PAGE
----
An exemplary molded armrest support according to the present disclosure includes four essentially rectangular extensions 608 that extend from a substantially rectangular or square box-like structure 610 upon which the armrest 606 itself (not pictured) is or can be affixed or mounted. In the pictured exemplary armrest support 604, the bottom of the box section 610 is curved to fit against the curve of the side section 202 when the armrest subassembly 600 is in its rearward position. The extensions 608 fit across and straddle two saddles on the top of the forward section of the molded side component 202 (see
In the particular exemplary design, the four extensions 608 are configured so that in side view, they do not overlap, therefore allowing the mold for the injection molded part to be fabricated economically without inserts or sliding pins. In addition, the molded armrest support 604 of the present disclosure can be installed on either side of the wheelchair, i.e., the parts are right/left identical, as taught in the Coombs '276 patent. A wheelchair with armrest supports 604 according to the present disclosure inserted into or onto a chair side 202 as described herein passed the ANSI/RESNA Section WC-08 test as described above.
Many other possible configurations are possible to achieve the desired objectives of the disclosed armrest support system 600 of the present disclosure. In addition, the disclosed armrest support may be used as a universal support for the introduction of other components into or onto the wheelchair, such as trays, utensils, tools, graspers, and other items required to maintain the life style of the user of a wheelchair.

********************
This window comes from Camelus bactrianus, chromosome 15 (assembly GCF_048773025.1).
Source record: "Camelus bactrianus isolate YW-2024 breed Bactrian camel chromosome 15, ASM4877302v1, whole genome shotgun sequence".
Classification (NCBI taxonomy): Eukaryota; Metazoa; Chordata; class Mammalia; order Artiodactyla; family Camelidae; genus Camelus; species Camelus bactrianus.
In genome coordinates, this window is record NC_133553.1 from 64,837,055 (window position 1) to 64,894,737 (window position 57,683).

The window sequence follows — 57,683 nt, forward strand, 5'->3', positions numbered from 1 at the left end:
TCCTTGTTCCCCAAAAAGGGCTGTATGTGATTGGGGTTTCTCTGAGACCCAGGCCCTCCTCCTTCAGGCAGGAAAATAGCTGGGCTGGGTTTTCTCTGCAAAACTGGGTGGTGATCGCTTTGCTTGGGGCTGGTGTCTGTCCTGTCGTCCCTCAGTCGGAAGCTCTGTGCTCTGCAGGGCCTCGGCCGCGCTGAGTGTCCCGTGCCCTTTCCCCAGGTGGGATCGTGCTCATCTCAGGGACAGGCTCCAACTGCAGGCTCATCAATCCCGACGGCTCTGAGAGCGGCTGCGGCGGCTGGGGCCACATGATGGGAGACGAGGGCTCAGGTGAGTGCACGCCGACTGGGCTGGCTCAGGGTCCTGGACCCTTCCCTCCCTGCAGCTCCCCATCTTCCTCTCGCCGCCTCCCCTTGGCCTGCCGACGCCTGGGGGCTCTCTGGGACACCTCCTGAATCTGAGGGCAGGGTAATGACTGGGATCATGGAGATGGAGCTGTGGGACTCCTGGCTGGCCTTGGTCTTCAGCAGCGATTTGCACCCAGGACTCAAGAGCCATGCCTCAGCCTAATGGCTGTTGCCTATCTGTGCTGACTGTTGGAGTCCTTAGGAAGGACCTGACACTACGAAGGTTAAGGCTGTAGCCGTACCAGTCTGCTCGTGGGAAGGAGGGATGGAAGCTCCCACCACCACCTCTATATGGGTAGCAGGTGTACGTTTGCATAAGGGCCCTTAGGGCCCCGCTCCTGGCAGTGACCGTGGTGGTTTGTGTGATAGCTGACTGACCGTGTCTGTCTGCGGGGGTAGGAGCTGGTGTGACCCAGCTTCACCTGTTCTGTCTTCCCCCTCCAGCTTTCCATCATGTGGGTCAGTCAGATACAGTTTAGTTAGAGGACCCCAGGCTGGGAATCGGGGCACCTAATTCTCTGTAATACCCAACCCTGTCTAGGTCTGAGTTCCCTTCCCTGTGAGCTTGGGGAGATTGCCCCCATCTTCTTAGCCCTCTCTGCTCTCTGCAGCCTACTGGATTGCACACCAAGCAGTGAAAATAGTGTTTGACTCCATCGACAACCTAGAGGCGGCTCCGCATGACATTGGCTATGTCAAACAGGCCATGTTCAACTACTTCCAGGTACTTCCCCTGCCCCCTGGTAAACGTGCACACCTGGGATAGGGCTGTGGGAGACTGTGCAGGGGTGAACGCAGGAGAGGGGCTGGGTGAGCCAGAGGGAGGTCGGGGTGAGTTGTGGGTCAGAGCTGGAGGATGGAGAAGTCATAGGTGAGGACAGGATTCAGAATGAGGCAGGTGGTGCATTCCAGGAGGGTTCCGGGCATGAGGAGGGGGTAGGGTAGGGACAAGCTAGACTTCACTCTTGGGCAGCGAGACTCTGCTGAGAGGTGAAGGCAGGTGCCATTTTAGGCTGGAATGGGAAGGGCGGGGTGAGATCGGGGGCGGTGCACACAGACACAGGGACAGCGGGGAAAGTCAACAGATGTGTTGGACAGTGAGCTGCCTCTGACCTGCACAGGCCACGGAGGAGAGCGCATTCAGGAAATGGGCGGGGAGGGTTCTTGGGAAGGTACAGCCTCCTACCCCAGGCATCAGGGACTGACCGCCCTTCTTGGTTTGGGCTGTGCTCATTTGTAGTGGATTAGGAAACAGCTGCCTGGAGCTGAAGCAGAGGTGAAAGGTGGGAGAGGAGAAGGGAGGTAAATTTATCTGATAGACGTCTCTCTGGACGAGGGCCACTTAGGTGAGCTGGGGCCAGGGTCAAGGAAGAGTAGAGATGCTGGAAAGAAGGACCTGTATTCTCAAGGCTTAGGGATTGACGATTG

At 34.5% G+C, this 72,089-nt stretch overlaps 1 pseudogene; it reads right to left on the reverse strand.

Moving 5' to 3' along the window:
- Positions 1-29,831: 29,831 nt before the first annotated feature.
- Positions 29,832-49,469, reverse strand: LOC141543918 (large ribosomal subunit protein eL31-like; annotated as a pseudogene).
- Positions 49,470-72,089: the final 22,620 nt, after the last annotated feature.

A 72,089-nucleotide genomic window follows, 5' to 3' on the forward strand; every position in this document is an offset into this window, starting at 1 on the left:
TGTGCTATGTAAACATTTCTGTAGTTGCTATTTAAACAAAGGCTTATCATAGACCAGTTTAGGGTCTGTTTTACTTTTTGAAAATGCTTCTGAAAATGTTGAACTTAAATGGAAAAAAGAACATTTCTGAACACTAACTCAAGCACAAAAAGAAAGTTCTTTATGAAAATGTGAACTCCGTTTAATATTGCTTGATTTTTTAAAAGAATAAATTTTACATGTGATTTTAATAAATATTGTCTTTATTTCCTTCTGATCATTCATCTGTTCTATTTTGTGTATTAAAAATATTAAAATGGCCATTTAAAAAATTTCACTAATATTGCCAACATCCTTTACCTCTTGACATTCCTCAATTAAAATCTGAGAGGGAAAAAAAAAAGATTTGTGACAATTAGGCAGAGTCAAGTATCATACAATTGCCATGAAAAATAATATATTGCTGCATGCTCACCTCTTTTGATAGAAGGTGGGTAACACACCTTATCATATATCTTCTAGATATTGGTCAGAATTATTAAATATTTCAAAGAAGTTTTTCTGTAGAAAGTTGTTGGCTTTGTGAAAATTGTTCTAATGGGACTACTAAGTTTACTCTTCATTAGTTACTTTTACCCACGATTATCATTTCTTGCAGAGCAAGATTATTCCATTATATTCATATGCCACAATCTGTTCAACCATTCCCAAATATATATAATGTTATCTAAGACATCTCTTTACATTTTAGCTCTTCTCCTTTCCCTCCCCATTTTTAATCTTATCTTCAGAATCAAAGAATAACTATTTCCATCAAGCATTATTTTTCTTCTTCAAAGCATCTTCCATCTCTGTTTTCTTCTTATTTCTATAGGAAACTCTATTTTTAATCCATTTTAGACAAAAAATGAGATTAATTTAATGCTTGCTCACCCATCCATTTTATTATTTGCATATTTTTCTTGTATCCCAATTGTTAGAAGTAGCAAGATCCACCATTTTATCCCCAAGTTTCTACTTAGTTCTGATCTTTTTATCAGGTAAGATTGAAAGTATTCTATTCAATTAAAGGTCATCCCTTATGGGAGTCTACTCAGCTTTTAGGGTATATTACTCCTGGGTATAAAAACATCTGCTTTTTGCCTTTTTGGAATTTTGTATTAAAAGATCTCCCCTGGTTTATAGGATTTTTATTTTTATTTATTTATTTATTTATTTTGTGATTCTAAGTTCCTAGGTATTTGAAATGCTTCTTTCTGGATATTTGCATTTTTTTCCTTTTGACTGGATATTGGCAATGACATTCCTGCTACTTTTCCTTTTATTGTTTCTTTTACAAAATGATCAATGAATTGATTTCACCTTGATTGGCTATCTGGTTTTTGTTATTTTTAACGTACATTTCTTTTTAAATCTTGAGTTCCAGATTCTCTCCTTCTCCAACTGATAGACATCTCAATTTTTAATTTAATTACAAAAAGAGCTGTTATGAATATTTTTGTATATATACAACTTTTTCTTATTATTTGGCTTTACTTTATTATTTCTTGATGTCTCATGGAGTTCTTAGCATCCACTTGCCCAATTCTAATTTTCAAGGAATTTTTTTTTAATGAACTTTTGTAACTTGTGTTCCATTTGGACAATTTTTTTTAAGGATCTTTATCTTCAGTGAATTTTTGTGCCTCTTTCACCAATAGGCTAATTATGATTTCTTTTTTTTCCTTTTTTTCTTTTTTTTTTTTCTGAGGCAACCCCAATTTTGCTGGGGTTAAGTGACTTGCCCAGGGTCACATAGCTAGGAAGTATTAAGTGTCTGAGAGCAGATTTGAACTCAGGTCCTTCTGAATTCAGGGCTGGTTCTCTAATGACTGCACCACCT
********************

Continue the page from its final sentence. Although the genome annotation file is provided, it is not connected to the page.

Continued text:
As noted above, the present disclosure provides a plurality of designs and enhancements for use and/or incorporation as part of a wheelchair design/product. The individual designs and/or enhancements disclosed herein may be employed individually and/or in combination (or as sub-combinations) in the wheelchair field without departing from the spirit or scope of the present disclosure.
Although the present disclosure has been described with reference to specific exemplary embodiments thereof, the present disclosure is not to be limited thereby. Rather, modifications, changes and/or enhancements may be undertaken with respect to the disclosed wheelchair enhancements without departing from the spirit or scope of the present disclosure. Additional modifications, changes and/or enhancements may become apparent based on the detailed disclosure provided herewith, and such modifications, changes and/or enhancements are encompassed hereby.
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|U.S. Classification||280/647, 280/650, 297/44, 297/42, 297/DIG.4, 280/250.1, 108/158.12, 280/642|
|International Classification||A61G5/12, A61G, A61G5/14, A61G5/08, A61G5/10, B62B3/00, B62B7/06|
|Cooperative Classification||Y10S297/04, A61G5/08, A61G2005/0816, A61G2005/125, A61G2005/0891, A61G2005/128, A61G2005/1054|
|Jan 12, 2005||AS||Assignment|
Owner name: TURBO WHEELCHAIR CO., INC., SOUTH CAROLINA
Free format text: ASSIGNMENT OF ASSIGNORS INTEREST;ASSIGNORS:HERMES, MATTHEW E.;HERMES, JANE;CHESTERFIELD, MICHAEL P.;REEL/FRAME:016143/0631;SIGNING DATES FROM 20041214 TO 20041228
|May 6, 2010||SULP||Surcharge for late payment|
|May 6, 2010||FPAY||Fee payment|
Year of fee payment: 4
|Jun 13, 2014||REMI||Maintenance fee reminder mailed|
|Aug 15, 2014||FPAY||Fee payment|
Year of fee payment: 8
|Aug 15, 2014||SULP||Surcharge for late payment|
Year of fee payment: 7